The largest over-the-year percentage decreases in employment occurred in Dutchess County-Putnam County, NY, showing -2.3 percent job losses.

New England

The New England region – part of the Northeast division – dropped .1 percent from November to 4.7 percent in December. Connecticut and Rhode Island are the two states with higher unemployment rates at 5.2 and 5.1 percent, respectively. Vermont and New Hampshire have some of the lowest unemployment rates in the nation, both at 3.6 and 3.1 percent, respectively.

While most of the news was generally positive in New England, metro divisions Taunton-Middleborough-Norton, MA and Nashua, NH showed some of the largest over-the-year percentage decreases in employment, at -1.5 percent and -1.2 percent losses each.


The Midwest division continued to have the lowest unemployment rate at 4.7 percent the month of December. This division has two sub-regions; East North Central (5.2 percent) and West North Central (3.8 percent).

In the West North Central region, all seven states had unemployment rates below 5.0 percent, including: North Dakota, South Dakota, Nebraska, Iowa, Kansas, Missouri and Minnesota. In fact, North Dakota had the lowest unemployment rate in the nation at just 2.7 percent; and the state in second place — Nebraska at 2.9 percent — is also in this region.

Ames, Iowa had the lowest metropolitan unemployment rate in December, at 2.2 percent.
The East North Central showed a clear contrast to its regional partner, reporting a much higher unemployment rate (5.2 percent), yet this mostly due to the state of Illinois’ inflated rate of 5.9 percent. Michigan’s Detroit-Warren-Dearborn metro unemployment rate rose 0.3 percent to 6.2 percent. Since November of 2014, Michigan's unemployment rate has decreased 1.3 percent, and Detroit-Warren-Dearborn's rate has also fallen by 1.5 percent.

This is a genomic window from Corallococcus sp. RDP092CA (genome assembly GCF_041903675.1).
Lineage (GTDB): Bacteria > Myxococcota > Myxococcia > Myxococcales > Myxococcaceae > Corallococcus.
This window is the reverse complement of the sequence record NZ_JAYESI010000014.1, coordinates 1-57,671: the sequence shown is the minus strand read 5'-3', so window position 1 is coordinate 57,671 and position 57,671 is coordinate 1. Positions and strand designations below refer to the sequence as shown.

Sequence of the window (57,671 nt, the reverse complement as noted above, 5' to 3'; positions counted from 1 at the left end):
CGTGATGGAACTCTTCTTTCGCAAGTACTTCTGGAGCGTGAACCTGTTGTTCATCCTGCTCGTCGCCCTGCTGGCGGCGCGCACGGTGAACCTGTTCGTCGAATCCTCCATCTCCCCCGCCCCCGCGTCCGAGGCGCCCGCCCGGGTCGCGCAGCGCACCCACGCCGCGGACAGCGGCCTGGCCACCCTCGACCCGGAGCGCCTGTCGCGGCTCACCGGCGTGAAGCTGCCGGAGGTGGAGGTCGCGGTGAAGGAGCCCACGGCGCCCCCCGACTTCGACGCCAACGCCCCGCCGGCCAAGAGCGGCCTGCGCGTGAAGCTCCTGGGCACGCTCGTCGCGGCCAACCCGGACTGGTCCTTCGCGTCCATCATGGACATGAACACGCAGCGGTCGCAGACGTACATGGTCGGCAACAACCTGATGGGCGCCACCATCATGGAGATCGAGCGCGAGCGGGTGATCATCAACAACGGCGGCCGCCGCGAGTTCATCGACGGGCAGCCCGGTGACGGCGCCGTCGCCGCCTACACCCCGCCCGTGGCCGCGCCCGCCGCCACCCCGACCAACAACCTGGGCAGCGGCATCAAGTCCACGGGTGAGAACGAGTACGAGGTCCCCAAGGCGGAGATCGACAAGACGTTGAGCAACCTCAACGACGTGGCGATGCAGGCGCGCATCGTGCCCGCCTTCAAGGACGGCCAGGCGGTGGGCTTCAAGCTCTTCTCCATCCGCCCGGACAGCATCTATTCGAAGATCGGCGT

This region maintained an unemployment rate of 5.2 percent. It is made up of the South Atlantic (5.2 percent unemployment), East South Central (5.9 percent unemployment) and the West South Central (4.8 percent unemployment) regions.

The West South Central region sits below the national unemployment rate at 4.8 percent, while the South Atlantic and East South Central regions bring the South's overall unemployment rate up at 5.2 percent and 5.9 percent, respectively.

Below are the states with the lowest and highest unemployment rates in each of this division's regions:

  1. West South Central: Oklahoma 4.1 percent (-0.2 from previous month)/ Louisiana 6.1 percent (-0.2 from previous month)
  2. East South Central: Kentucky 5.3 percent (+0.4 percent from previous month) / Mississippi 6.4 percent (+0.4 percent from previous month)
  3. South Atlantic: Virginia 4.2 percent (Flat from previous month) / West Virginia 6.3 percent (-0.2 from previous month)

Yuma, Arizona had the second highest metropolitan area unemployment rate in the country.


The West division continued to have the highest divisional unemployment rate in the country at 5.4 percent, which remained flat from a month earlier. Year-over-year, the West's unemployment rate has dropped an entire percentage point from 6.4 in December 2014. This division is made up of the Mountain region (4.9 percent) and Pacific region (5.6 percent). Below are the states with the lowest and highest unemployment rates in each of this division's regions:

  1. Pacific: Hawaii 3.2 percent (Flat from previous month)  / Alaska 6.5 percent (+0.1 percent from previous month)
  2. Mountain: Utah & Colorado both 3.5 percent (UT flat, Colorado -0.1 percent from previous month / New Mexico 6.4 percent (-0.4 percent from previous month)